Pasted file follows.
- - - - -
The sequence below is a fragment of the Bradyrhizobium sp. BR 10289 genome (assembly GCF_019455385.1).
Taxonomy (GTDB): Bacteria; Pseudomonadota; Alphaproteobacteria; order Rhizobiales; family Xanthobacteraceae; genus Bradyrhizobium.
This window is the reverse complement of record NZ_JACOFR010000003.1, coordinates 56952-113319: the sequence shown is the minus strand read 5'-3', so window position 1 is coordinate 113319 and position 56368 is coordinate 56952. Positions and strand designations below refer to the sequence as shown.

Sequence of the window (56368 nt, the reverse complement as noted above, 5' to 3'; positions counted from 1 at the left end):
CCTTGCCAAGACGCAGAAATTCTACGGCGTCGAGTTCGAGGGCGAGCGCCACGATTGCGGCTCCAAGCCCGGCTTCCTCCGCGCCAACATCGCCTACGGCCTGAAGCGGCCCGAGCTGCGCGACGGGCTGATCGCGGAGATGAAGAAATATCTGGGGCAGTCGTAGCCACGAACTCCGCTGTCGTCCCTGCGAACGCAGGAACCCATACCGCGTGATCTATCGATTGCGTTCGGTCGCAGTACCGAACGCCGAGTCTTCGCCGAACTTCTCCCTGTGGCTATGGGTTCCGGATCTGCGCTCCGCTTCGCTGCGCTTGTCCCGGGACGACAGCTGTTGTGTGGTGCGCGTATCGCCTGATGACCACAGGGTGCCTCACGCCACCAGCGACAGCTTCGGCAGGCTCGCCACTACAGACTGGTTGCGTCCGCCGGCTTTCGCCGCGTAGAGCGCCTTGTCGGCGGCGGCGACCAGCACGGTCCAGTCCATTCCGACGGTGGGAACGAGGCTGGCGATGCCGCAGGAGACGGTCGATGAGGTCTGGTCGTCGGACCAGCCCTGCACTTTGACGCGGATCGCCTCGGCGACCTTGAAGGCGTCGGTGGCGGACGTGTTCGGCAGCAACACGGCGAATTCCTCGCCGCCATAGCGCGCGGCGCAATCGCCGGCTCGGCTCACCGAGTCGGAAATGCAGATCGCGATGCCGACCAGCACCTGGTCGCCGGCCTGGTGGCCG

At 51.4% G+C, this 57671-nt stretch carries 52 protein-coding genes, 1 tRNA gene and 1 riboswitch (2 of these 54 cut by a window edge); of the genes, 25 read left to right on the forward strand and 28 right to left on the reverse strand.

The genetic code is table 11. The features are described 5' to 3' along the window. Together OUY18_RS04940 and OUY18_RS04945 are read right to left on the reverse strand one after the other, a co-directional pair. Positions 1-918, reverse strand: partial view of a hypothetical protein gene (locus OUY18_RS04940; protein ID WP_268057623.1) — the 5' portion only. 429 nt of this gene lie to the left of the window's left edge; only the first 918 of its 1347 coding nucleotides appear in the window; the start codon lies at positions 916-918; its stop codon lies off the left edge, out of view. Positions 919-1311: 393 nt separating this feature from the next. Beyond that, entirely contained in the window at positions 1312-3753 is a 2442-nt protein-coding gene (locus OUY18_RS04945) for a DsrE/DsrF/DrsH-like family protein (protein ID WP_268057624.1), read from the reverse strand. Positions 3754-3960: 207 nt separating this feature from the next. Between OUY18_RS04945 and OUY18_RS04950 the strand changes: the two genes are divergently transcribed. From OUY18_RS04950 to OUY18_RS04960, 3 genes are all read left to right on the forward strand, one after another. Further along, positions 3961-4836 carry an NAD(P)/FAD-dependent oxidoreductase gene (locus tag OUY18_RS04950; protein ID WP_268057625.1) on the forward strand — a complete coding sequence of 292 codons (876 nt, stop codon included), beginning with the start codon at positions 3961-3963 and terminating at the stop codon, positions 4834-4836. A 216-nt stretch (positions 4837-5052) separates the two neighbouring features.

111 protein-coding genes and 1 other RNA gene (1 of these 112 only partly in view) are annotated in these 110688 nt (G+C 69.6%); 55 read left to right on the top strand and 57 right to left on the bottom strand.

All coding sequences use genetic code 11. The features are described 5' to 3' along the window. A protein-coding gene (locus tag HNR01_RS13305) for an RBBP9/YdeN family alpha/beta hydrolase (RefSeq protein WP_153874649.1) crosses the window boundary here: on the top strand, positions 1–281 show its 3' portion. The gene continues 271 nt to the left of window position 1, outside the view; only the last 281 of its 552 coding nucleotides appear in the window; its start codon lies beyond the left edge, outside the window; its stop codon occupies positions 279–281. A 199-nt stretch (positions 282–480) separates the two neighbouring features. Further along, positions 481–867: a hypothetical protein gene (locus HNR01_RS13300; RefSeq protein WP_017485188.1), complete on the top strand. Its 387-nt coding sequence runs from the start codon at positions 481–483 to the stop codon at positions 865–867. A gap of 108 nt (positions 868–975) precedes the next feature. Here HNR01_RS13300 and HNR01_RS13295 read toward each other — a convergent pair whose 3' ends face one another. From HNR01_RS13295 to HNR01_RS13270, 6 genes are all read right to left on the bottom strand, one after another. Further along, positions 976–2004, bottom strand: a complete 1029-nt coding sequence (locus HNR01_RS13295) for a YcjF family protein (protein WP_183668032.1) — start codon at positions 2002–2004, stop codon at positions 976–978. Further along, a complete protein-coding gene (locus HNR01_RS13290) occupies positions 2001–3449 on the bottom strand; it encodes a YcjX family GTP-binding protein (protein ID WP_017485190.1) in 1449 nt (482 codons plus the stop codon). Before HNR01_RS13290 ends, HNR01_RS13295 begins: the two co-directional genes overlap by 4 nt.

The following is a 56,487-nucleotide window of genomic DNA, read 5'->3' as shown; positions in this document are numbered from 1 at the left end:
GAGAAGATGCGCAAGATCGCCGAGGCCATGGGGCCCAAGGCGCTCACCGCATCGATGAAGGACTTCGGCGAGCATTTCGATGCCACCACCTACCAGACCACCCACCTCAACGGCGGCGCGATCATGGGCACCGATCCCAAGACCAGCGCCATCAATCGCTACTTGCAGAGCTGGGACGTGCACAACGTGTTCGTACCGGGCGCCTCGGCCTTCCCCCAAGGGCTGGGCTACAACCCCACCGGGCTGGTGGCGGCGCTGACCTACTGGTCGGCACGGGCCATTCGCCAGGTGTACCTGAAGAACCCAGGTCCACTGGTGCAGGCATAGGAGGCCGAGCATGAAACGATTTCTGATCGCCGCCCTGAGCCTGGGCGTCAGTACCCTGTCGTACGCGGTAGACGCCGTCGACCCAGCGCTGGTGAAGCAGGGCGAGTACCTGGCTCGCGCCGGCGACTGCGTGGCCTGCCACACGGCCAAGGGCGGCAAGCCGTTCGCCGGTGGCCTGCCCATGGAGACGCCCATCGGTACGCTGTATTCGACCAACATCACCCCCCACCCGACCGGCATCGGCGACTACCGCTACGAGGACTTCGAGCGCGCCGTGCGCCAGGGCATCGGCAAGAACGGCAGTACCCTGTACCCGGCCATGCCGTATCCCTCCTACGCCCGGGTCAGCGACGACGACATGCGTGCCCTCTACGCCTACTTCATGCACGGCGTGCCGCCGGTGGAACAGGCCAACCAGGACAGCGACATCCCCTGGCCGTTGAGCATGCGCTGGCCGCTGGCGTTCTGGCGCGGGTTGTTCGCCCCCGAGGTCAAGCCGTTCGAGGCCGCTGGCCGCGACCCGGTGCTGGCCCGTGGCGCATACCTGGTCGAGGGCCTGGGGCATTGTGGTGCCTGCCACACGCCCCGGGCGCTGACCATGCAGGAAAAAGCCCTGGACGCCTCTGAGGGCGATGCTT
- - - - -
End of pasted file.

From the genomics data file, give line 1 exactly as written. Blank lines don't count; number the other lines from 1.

The sequence below is a fragment of the Bradyrhizobium sp. BR 10289 genome (assembly GCF_019455385.1).